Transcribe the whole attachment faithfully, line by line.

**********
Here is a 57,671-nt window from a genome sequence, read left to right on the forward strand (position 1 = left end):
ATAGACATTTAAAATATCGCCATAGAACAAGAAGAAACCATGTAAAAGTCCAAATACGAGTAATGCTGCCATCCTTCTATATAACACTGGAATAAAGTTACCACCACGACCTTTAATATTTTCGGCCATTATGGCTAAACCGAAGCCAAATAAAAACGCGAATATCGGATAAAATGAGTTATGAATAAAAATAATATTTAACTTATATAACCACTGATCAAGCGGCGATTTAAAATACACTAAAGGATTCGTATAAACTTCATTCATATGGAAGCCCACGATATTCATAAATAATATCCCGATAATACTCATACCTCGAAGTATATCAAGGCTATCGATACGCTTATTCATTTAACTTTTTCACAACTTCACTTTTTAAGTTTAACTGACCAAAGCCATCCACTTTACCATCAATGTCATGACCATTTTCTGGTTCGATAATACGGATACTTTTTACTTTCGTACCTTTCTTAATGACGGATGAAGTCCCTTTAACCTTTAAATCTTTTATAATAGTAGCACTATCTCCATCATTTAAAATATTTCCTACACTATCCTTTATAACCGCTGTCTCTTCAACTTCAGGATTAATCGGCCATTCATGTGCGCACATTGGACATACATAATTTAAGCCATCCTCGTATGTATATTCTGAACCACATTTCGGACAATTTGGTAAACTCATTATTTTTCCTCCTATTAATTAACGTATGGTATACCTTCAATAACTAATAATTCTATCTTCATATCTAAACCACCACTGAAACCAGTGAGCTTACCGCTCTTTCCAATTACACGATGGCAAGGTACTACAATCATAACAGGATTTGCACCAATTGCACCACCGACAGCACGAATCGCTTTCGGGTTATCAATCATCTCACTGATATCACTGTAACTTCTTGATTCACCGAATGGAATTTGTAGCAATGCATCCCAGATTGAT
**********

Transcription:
Here is a 57,671-nt window from a genome sequence, read left to right on the forward strand (position 1 = left end):
ATAGACATTTAAAATATCGCCATAGAACAAGAAGAAACCATGTAAAAGTCCAAATACGAGTAATGCTGCCATCCTTCTATATAACACTGGAATAAAGTTACCACCACGACCTTTAATATTTTCGGCCATTATGGCTAAACCGAAGCCAAATAAAAACGCGAATATCGGATAAAATGAGTTATGAATAAAAATAATATTTAACTTATATAACCACTGATCAAGCGGCGATTTAAAATACACTAAAGGATTCGTATAAACTTCATTCATATGGAAGCCCACGATATTCATAAATAATATCCCGATAATACTCATACCTCGAAGTATATCAAGGCTATCGATACGCTTATTCATTTAACTTTTTCACAACTTCACTTTTTAAGTTTAACTGACCAAAGCCATCCACTTTACCATCAATGTCATGACCATTTTCTGGTTCGATAATACGGATACTTTTTACTTTCGTACCTTTCTTAATGACGGATGAAGTCCCTTTAACCTTTAAATCTTTTATAATAGTAGCACTATCTCCATCATTTAAAATATTTCCTACACTATCCTTTATAACCGCTGTCTCTTCAACTTCAGGATTAATCGGCCATTCATGTGCGCACATTGGACATACATAATTTAAGCCATCCTCGTATGTATATTCTGAACCACATTTCGGACAATTTGGTAAACTCATTATTTTTCCTCCTATTAATTAACGTATGGTATACCTTCAATAACTAATAATTCTATCTTCATATCTAAACCACCACTGAAACCAGTGAGCTTACCGCTCTTTCCAATTACACGATGGCAAGGTACTACAATCATAACAGGATTTGCACCAATTGCACCACCGACAGCACGAATCGCTTTCGGGTTATCAATCATCTCACTGATATCACTGTAACTTCTTGATTCACCGAATGGAATTTGTAGCAATGCATCCCAGATTGAT